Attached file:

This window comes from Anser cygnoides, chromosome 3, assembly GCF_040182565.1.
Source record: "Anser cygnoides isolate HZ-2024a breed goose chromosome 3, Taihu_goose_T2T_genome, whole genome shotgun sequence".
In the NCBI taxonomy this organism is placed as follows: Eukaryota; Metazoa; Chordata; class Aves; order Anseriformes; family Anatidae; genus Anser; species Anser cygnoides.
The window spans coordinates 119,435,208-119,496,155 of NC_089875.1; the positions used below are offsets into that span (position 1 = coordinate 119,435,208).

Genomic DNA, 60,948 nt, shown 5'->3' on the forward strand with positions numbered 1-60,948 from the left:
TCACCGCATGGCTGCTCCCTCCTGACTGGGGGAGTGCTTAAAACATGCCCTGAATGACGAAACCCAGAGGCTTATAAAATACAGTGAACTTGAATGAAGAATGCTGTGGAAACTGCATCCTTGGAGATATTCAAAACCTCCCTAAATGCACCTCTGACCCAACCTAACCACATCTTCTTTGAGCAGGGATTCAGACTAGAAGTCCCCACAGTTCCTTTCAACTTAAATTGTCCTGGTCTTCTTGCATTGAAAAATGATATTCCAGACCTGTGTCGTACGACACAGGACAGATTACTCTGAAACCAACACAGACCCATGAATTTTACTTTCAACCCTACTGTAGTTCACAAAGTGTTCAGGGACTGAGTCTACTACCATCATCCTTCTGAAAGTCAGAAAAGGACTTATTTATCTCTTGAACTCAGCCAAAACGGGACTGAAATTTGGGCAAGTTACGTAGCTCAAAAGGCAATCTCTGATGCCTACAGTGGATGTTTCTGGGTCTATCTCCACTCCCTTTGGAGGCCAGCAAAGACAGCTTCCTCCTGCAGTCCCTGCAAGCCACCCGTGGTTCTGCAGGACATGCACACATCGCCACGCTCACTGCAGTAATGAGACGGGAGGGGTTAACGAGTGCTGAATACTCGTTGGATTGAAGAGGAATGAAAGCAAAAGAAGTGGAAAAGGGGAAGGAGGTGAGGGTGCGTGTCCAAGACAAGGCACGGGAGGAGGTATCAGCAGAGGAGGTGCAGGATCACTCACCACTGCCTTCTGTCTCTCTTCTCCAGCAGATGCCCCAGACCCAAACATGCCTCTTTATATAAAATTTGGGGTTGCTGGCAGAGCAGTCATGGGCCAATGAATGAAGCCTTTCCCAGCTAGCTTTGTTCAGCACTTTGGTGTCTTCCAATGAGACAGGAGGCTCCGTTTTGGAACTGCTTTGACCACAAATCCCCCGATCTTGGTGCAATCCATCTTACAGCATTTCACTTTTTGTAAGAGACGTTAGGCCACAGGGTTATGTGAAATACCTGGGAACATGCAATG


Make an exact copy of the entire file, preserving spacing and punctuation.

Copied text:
This window comes from Anser cygnoides, chromosome 3, assembly GCF_040182565.1.
Source record: "Anser cygnoides isolate HZ-2024a breed goose chromosome 3, Taihu_goose_T2T_genome, whole genome shotgun sequence".
In the NCBI taxonomy this organism is placed as follows: Eukaryota; Metazoa; Chordata; class Aves; order Anseriformes; family Anatidae; genus Anser; species Anser cygnoides.
The window spans coordinates 119,435,208-119,496,155 of NC_089875.1; the positions used below are offsets into that span (position 1 = coordinate 119,435,208).

Genomic DNA, 60,948 nt, shown 5'->3' on the forward strand with positions numbered 1-60,948 from the left:
TCACCGCATGGCTGCTCCCTCCTGACTGGGGGAGTGCTTAAAACATGCCCTGAATGACGAAACCCAGAGGCTTATAAAATACAGTGAACTTGAATGAAGAATGCTGTGGAAACTGCATCCTTGGAGATATTCAAAACCTCCCTAAATGCACCTCTGACCCAACCTAACCACATCTTCTTTGAGCAGGGATTCAGACTAGAAGTCCCCACAGTTCCTTTCAACTTAAATTGTCCTGGTCTTCTTGCATTGAAAAATGATATTCCAGACCTGTGTCGTACGACACAGGACAGATTACTCTGAAACCAACACAGACCCATGAATTTTACTTTCAACCCTACTGTAGTTCACAAAGTGTTCAGGGACTGAGTCTACTACCATCATCCTTCTGAAAGTCAGAAAAGGACTTATTTATCTCTTGAACTCAGCCAAAACGGGACTGAAATTTGGGCAAGTTACGTAGCTCAAAAGGCAATCTCTGATGCCTACAGTGGATGTTTCTGGGTCTATCTCCACTCCCTTTGGAGGCCAGCAAAGACAGCTTCCTCCTGCAGTCCCTGCAAGCCACCCGTGGTTCTGCAGGACATGCACACATCGCCACGCTCACTGCAGTAATGAGACGGGAGGGGTTAACGAGTGCTGAATACTCGTTGGATTGAAGAGGAATGAAAGCAAAAGAAGTGGAAAAGGGGAAGGAGGTGAGGGTGCGTGTCCAAGACAAGGCACGGGAGGAGGTATCAGCAGAGGAGGTGCAGGATCACTCACCACTGCCTTCTGTCTCTCTTCTCCAGCAGATGCCCCAGACCCAAACATGCCTCTTTATATAAAATTTGGGGTTGCTGGCAGAGCAGTCATGGGCCAATGAATGAAGCCTTTCCCAGCTAGCTTTGTTCAGCACTTTGGTGTCTTCCAATGAGACAGGAGGCTCCGTTTTGGAACTGCTTTGACCACAAATCCCCCGATCTTGGTGCAATCCATCTTACAGCATTTCACTTTTTGTAAGAGACGTTAGGCCACAGGGTTATGTGAAATACCTGGGAACATGCAATG